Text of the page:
At present, roughly 84% of the world’s energy is derived from non-renewable resources, with fossil fuels accounting for 81% and nuclear energy, approximately 3% . Energy related greenhouse gas emissions account for 80% of total emissions, thus it is clear that there is great potential for reductions in the energy sector. While increasing the efficiency of traditional energy plants has led to notable GHG emissions reductions, the greatest potential for future reductions lies in adopting renewable resources in energy production such as: sunlight; wind; and water.

Replacing traditional, emissions-heavy sources of energy with renewable energy would significantly reduce GHG emissions by replacing carbon-heavy energy plants with almost emissions-free alternatives. However, energy produced using renewable resources currently accounts for a mere 16% of global final energy consumption . While renewable energy capacity continues to grow at a rapid rate, it is not expected to overtake traditional sources of energy for several decades and will remain reliant on government subsidies and incentives to secure it competitiveness on the market.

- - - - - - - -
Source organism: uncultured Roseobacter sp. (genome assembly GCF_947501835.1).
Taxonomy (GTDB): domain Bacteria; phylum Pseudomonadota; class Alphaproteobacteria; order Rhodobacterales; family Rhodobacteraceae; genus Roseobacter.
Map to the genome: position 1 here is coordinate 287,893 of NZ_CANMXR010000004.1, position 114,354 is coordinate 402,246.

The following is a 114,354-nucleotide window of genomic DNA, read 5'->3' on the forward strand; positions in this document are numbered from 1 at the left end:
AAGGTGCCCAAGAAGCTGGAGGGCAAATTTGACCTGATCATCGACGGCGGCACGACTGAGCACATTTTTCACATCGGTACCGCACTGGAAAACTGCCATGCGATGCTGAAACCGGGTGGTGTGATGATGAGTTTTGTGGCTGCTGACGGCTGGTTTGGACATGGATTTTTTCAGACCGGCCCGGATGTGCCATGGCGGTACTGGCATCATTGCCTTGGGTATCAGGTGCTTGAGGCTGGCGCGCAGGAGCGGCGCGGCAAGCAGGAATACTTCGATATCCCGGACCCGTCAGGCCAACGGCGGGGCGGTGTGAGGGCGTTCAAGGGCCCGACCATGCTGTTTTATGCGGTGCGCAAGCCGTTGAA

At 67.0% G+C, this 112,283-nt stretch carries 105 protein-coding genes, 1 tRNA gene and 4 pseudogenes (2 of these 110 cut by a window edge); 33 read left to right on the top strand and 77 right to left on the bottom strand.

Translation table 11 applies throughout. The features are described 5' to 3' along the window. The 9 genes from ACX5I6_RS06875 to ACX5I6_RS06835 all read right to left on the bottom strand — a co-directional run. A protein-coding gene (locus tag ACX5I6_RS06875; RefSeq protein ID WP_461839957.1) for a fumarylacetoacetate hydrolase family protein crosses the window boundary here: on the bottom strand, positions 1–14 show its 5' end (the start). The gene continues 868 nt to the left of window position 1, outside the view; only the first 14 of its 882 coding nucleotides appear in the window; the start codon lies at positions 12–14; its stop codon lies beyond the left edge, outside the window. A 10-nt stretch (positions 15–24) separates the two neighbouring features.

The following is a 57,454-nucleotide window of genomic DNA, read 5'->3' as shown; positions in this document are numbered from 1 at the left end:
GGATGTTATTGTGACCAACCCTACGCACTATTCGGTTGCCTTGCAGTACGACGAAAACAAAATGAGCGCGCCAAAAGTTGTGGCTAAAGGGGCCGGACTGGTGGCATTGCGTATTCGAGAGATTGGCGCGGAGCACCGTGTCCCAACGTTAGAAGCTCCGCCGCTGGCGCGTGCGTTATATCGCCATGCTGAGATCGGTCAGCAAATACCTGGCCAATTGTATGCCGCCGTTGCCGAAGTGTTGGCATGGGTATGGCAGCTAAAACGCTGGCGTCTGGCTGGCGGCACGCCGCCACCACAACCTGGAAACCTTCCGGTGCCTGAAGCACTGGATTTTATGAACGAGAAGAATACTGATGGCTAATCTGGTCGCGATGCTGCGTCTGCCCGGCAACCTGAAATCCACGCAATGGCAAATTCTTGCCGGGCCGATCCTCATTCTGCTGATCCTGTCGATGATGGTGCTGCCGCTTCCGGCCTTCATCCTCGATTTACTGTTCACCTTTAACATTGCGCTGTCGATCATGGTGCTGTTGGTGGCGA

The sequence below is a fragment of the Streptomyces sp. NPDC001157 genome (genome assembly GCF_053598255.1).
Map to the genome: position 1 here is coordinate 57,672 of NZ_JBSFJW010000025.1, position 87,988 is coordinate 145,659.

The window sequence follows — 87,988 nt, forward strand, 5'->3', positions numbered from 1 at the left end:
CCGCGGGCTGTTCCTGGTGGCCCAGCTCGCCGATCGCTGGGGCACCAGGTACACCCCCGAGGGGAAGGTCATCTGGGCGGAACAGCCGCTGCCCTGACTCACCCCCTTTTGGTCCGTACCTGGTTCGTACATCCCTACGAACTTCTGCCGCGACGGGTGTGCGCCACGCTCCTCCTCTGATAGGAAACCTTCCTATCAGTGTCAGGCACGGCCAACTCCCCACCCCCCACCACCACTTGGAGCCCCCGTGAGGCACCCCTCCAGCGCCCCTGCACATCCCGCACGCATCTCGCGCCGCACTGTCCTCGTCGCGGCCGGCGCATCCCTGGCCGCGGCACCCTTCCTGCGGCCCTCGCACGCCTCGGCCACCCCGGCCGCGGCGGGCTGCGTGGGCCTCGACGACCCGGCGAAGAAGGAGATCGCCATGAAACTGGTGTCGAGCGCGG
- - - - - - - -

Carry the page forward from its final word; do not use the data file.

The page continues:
Reframing City Districts (ReCiDi)

A research project conducted by the Universities of Turku and Tampere which aims to form a new conceptual framework which will help shape the collective identity and common vision necessary to realize the future low-carbon and sustainability targets.

Systemic Architectures for Sustainable Urban Innovation (SASUI)

An action learning and research project conducted by Aalto University and the University of Tampere which aimed to form a better understanding of the architectural requirements for successful innovation projects.